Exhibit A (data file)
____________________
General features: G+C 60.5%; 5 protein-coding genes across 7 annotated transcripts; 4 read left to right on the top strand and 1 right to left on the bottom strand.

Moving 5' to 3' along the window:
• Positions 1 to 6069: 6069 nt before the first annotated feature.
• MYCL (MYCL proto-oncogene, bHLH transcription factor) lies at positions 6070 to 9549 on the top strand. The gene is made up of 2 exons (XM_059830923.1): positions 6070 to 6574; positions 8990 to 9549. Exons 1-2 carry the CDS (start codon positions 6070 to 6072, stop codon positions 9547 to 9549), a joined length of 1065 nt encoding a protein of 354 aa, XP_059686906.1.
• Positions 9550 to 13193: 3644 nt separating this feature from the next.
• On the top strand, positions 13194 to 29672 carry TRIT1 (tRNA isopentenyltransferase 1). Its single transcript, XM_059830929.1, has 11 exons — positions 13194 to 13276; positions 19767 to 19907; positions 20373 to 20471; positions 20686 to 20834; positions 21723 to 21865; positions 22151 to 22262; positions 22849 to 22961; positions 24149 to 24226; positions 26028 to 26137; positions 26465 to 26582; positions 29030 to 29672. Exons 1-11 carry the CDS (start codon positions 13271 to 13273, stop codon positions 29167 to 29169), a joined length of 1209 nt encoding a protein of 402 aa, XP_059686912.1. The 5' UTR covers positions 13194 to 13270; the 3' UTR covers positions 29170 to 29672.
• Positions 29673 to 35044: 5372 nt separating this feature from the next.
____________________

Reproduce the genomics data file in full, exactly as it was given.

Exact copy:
General features: G+C 60.5%; 5 protein-coding genes across 7 annotated transcripts; 4 read left to right on the top strand and 1 right to left on the bottom strand.

Moving 5' to 3' along the window:
• Positions 1 to 6069: 6069 nt before the first annotated feature.
• MYCL (MYCL proto-oncogene, bHLH transcription factor) lies at positions 6070 to 9549 on the top strand. The gene is made up of 2 exons (XM_059830923.1): positions 6070 to 6574; positions 8990 to 9549. Exons 1-2 carry the CDS (start codon positions 6070 to 6072, stop codon positions 9547 to 9549), a joined length of 1065 nt encoding a protein of 354 aa, XP_059686906.1.
• Positions 9550 to 13193: 3644 nt separating this feature from the next.
• On the top strand, positions 13194 to 29672 carry TRIT1 (tRNA isopentenyltransferase 1). Its single transcript, XM_059830929.1, has 11 exons — positions 13194 to 13276; positions 19767 to 19907; positions 20373 to 20471; positions 20686 to 20834; positions 21723 to 21865; positions 22151 to 22262; positions 22849 to 22961; positions 24149 to 24226; positions 26028 to 26137; positions 26465 to 26582; positions 29030 to 29672. Exons 1-11 carry the CDS (start codon positions 13271 to 13273, stop codon positions 29167 to 29169), a joined length of 1209 nt encoding a protein of 402 aa, XP_059686912.1. The 5' UTR covers positions 13194 to 13270; the 3' UTR covers positions 29170 to 29672.
• Positions 29673 to 35044: 5372 nt separating this feature from the next.